همکاری سیاست های پولی بهینه از طریق قراردادهای مستقل از دولت با اهداف
|کد مقاله||سال انتشار||مقاله انگلیسی||ترجمه فارسی||تعداد کلمات|
|24533||2000||23 صفحه PDF||سفارش دهید||محاسبه نشده|
Publisher : Elsevier - Science Direct (الزویر - ساینس دایرکت)
Journal : European Economic Review, Volume 44, Issue 3, March 2000, Pages 517–539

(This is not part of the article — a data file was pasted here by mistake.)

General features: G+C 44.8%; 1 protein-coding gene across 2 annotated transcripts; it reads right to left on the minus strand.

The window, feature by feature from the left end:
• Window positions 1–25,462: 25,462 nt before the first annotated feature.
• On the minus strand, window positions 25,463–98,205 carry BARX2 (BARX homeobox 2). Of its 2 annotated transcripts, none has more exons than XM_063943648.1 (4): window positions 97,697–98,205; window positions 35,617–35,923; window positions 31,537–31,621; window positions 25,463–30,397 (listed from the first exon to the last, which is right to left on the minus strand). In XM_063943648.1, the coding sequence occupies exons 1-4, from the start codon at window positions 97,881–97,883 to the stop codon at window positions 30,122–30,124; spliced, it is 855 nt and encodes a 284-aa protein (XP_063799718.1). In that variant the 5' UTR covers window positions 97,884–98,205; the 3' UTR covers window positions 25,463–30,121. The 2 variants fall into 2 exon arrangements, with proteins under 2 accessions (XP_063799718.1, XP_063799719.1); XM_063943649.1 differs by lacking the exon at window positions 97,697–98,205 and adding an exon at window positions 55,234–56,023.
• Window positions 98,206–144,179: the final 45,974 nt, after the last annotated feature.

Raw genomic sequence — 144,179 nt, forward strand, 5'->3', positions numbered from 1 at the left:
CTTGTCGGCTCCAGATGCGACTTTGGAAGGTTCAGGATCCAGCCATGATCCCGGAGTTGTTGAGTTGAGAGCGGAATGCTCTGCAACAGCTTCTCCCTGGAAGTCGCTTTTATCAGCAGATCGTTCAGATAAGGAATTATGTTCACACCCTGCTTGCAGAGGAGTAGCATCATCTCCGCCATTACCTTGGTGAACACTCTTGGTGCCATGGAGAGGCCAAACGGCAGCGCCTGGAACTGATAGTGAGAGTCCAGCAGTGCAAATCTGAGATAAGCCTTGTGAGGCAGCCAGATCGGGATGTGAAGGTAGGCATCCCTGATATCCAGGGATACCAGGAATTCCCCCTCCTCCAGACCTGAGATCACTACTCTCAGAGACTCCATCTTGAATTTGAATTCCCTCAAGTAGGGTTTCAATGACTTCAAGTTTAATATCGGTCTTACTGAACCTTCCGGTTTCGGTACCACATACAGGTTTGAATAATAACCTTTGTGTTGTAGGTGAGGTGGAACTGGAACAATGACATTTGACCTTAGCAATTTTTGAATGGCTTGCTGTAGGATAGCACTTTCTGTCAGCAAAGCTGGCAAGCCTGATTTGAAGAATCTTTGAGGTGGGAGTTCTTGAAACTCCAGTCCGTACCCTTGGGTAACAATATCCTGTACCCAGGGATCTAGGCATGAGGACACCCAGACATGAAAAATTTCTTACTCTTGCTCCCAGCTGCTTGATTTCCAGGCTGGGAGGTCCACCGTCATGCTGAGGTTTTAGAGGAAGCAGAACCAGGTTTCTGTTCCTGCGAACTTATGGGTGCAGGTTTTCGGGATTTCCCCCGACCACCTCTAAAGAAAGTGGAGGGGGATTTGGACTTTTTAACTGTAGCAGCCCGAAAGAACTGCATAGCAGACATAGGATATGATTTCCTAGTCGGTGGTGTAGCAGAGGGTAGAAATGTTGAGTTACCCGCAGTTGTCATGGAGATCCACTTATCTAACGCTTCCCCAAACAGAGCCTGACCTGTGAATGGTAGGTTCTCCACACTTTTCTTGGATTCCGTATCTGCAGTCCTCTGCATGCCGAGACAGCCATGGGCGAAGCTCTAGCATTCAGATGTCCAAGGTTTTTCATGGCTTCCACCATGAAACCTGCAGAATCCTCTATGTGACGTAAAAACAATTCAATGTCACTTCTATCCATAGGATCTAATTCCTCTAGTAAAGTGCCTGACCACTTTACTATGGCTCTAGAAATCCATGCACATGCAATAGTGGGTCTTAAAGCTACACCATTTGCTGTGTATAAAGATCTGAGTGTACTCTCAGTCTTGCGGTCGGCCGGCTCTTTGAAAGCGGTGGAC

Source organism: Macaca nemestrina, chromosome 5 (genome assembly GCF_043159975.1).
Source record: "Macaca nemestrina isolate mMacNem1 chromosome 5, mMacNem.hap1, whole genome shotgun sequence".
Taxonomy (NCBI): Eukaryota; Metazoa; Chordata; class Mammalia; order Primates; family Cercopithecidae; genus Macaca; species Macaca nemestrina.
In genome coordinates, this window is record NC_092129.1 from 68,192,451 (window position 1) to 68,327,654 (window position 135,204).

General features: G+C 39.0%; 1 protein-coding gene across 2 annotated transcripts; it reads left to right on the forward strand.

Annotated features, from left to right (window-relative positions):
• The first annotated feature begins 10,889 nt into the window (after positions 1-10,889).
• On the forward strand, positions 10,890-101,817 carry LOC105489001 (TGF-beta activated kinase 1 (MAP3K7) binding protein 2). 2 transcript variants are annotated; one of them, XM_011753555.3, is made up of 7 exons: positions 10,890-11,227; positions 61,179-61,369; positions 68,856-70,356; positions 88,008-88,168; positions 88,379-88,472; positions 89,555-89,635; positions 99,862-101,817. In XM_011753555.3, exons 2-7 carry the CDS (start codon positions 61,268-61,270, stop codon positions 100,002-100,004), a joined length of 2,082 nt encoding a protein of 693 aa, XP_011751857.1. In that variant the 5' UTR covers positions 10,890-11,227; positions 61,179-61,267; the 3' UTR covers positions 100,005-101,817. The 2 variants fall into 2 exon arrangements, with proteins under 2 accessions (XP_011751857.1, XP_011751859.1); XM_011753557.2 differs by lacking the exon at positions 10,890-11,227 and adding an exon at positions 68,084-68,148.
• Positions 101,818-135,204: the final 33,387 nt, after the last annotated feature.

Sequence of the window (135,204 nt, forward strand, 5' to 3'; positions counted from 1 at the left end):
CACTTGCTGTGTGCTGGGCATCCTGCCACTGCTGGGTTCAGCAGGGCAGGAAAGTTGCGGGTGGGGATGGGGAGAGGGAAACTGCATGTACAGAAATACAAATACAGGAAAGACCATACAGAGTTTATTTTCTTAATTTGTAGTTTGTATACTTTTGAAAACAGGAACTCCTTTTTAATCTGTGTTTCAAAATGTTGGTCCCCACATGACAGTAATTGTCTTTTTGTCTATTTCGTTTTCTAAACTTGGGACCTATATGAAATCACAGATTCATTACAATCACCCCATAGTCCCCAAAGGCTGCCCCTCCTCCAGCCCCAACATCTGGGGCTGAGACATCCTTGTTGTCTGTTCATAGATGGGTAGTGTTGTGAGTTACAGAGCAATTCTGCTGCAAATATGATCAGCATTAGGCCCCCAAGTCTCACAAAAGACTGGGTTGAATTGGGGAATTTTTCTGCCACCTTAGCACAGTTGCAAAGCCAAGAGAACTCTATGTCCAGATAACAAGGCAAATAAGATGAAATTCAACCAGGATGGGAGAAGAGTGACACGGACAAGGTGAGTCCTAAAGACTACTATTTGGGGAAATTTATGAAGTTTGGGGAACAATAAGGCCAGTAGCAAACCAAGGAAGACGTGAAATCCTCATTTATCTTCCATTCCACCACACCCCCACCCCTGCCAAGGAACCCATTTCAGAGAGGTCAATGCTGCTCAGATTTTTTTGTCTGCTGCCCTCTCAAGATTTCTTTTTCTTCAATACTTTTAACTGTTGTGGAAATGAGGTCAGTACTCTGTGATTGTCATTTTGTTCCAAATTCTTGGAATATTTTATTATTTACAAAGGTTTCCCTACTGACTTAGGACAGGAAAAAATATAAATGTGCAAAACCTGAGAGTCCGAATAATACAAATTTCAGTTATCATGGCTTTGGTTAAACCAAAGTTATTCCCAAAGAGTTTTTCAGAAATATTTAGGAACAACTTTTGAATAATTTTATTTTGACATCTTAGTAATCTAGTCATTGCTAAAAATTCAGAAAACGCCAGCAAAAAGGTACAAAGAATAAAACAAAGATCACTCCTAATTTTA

Simple state-independent monetary institutions are shown to secure optimal cooperative policies in a stochastic, linear-quadratic two-country world with international policy spill-overs and national credibility problems. Institutions characterize delegation to independent central bankers facing quadratic performance related contracts punishing or rewarding deviations from primary and intermediate policy targets.